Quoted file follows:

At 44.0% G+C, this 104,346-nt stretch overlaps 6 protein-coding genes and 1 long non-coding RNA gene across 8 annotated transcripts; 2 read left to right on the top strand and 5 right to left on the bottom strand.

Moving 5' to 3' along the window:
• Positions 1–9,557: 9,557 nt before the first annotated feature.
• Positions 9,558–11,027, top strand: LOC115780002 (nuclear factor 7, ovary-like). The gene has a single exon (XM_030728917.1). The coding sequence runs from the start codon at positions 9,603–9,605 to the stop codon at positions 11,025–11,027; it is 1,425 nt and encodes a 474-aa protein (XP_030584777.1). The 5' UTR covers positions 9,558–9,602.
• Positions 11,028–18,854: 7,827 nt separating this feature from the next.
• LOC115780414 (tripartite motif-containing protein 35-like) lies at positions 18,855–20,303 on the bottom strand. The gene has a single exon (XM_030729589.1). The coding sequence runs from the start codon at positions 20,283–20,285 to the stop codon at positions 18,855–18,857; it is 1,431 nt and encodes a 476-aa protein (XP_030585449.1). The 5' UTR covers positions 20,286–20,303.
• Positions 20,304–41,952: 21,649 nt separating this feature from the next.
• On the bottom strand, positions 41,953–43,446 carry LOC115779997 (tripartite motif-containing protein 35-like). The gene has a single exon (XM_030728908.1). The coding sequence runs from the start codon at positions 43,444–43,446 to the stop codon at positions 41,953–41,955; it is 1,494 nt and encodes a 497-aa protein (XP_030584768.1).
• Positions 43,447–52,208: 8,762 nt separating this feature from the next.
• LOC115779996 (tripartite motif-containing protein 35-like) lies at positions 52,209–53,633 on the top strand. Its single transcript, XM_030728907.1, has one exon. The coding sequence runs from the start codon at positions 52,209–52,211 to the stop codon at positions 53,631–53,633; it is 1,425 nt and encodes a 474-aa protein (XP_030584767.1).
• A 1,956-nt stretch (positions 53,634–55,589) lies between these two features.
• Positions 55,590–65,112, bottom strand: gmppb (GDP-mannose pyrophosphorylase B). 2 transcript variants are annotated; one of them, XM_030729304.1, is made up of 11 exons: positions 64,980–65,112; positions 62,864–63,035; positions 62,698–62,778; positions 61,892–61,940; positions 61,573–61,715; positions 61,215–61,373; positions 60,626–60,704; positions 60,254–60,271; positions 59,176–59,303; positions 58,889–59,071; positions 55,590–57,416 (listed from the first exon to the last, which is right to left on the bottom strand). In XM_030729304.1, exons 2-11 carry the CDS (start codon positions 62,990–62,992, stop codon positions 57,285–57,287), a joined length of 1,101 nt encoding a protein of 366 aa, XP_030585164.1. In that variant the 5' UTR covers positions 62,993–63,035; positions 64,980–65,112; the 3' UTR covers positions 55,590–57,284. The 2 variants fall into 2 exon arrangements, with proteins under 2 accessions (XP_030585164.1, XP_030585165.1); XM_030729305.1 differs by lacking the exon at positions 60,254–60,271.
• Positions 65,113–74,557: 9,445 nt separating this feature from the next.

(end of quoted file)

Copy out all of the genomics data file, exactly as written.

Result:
At 44.0% G+C, this 104,346-nt stretch overlaps 6 protein-coding genes and 1 long non-coding RNA gene across 8 annotated transcripts; 2 read left to right on the top strand and 5 right to left on the bottom strand.

Moving 5' to 3' along the window:
• Positions 1–9,557: 9,557 nt before the first annotated feature.
• Positions 9,558–11,027, top strand: LOC115780002 (nuclear factor 7, ovary-like). The gene has a single exon (XM_030728917.1). The coding sequence runs from the start codon at positions 9,603–9,605 to the stop codon at positions 11,025–11,027; it is 1,425 nt and encodes a 474-aa protein (XP_030584777.1). The 5' UTR covers positions 9,558–9,602.
• Positions 11,028–18,854: 7,827 nt separating this feature from the next.
• LOC115780414 (tripartite motif-containing protein 35-like) lies at positions 18,855–20,303 on the bottom strand. The gene has a single exon (XM_030729589.1). The coding sequence runs from the start codon at positions 20,283–20,285 to the stop codon at positions 18,855–18,857; it is 1,431 nt and encodes a 476-aa protein (XP_030585449.1). The 5' UTR covers positions 20,286–20,303.
• Positions 20,304–41,952: 21,649 nt separating this feature from the next.
• On the bottom strand, positions 41,953–43,446 carry LOC115779997 (tripartite motif-containing protein 35-like). The gene has a single exon (XM_030728908.1). The coding sequence runs from the start codon at positions 43,444–43,446 to the stop codon at positions 41,953–41,955; it is 1,494 nt and encodes a 497-aa protein (XP_030584768.1).
• Positions 43,447–52,208: 8,762 nt separating this feature from the next.
• LOC115779996 (tripartite motif-containing protein 35-like) lies at positions 52,209–53,633 on the top strand. Its single transcript, XM_030728907.1, has one exon. The coding sequence runs from the start codon at positions 52,209–52,211 to the stop codon at positions 53,631–53,633; it is 1,425 nt and encodes a 474-aa protein (XP_030584767.1).
• A 1,956-nt stretch (positions 53,634–55,589) lies between these two features.
• Positions 55,590–65,112, bottom strand: gmppb (GDP-mannose pyrophosphorylase B). 2 transcript variants are annotated; one of them, XM_030729304.1, is made up of 11 exons: positions 64,980–65,112; positions 62,864–63,035; positions 62,698–62,778; positions 61,892–61,940; positions 61,573–61,715; positions 61,215–61,373; positions 60,626–60,704; positions 60,254–60,271; positions 59,176–59,303; positions 58,889–59,071; positions 55,590–57,416 (listed from the first exon to the last, which is right to left on the bottom strand). In XM_030729304.1, exons 2-11 carry the CDS (start codon positions 62,990–62,992, stop codon positions 57,285–57,287), a joined length of 1,101 nt encoding a protein of 366 aa, XP_030585164.1. In that variant the 5' UTR covers positions 62,993–63,035; positions 64,980–65,112; the 3' UTR covers positions 55,590–57,284. The 2 variants fall into 2 exon arrangements, with proteins under 2 accessions (XP_030585164.1, XP_030585165.1); XM_030729305.1 differs by lacking the exon at positions 60,254–60,271.
• Positions 65,113–74,557: 9,445 nt separating this feature from the next.